In his latest column, Washington Post commentator EJ Dionne advises National Republicans to learn from California's mistakes, or face declining voter support in election cycles to come.
His first point of contact on this matter? The current Chairman of the California GOP, Jim Brulte:
“California is the leading edge of the country’s demographic changes,” Brulte said in an interview. “Frankly, Republicans in California did not react quickly enough to them, and we have paid a horrible price.”
That is true. Up to the early 1980s and the 1990s, California was a majority white state, Republicans did very well working the entire state. Other critics can rightly point out that the party structures got complacent, with easily redrawn Congressional and state representative districts which made it very difficult to remove an incumbent. Still, the demographic changes took the California Republican Party by surprise, and indeed they are playing catch-up.
The strange turn of Dionne's article, however, highlights the liberal columnists’ infusion of their left-leaning vision onto everything. They would prefer all political parties participate and promote that view. The Republican Party, by platform and legacy, is dedicated to a conservative standard, i.e. limited government, local control, individual liberty, small-scale constitutional form of governance.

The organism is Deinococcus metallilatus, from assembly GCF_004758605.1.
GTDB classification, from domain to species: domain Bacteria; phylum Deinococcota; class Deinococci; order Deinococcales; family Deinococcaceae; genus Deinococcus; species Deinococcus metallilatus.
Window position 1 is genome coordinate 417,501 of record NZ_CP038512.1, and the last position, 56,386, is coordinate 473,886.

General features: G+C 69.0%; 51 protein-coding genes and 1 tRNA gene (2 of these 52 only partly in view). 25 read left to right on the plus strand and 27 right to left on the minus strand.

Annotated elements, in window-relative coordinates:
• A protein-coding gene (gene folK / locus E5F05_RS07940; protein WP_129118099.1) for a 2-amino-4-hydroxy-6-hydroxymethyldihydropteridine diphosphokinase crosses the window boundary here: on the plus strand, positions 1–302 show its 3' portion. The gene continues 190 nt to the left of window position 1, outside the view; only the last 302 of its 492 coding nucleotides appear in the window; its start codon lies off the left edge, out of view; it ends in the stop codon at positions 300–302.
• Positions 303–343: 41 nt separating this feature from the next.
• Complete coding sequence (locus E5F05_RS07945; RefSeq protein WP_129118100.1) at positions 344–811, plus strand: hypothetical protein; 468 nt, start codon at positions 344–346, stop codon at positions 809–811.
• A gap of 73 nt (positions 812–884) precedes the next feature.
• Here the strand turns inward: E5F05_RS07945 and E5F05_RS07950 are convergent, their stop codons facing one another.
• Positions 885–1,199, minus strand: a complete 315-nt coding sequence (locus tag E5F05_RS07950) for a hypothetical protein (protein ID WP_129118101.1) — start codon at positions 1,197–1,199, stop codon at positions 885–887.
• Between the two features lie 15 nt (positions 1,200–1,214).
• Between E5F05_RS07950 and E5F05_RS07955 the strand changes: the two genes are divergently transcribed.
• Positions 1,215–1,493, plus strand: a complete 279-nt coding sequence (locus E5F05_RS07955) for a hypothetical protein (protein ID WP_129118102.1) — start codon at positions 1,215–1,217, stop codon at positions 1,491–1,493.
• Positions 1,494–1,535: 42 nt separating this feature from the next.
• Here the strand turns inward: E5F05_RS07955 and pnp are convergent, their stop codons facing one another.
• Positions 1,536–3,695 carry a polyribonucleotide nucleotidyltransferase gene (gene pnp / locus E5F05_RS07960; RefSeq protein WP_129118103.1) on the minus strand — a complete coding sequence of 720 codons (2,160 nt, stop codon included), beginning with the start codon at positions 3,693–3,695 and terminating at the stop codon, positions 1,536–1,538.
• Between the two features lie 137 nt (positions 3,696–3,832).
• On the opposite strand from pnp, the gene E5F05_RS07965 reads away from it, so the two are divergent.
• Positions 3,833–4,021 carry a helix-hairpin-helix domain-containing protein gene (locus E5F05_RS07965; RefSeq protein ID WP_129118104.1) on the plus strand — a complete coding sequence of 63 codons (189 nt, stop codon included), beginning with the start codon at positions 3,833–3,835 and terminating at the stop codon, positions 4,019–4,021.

In one flagrant example of this liberal bias, Dionne plays the race card to diagnose the California Grand Old Party's middling appeal to minorities:
The principal cause of the GOP’s troubles is its alienation of Latinos, Asian Americans and African Americans in a state whose population is now majority nonwhite.
This statement is disconcerting and false. Lack of outreach, yes. Offensive, alienating policies? No.
Before anyone claims that GOP stands for "Grandpas and Old People", a little history lesson about the California GOP is well in order. From its early stages as the opposition to the otherwise Democratic machine dominance in San Francisco and Los Angeles (where Confederate sympathizers attempted to secede California from the United States), the Republican Party boasted a diverse array of candidates. The first Latino Governor of California, Romualdo Pacheco, had started out as a Democrat, but left the party over slavery (he opposed it!), then became an elected Republican.
In the next century, Progressive (when it really meant “progress”) Republican Governor Hiram Johnson initiated the referendum and recall process. Another famous California Republican Governor, Ronald Reagan, relied on Hispanic outreach to unseat Governor Pat Brown. After eight years of Jerry Brown Part One, Republican leader George Deukmejian, of Armenian descent, restored the Golden State from its wasteful, profligate predecessor. He also divested state funding from apartheid-run South Africa and engaged the black vote, depriving then-Los Angeles Mayor Tom Bradley of a possible upset during Deukmejian's 1986 reelection.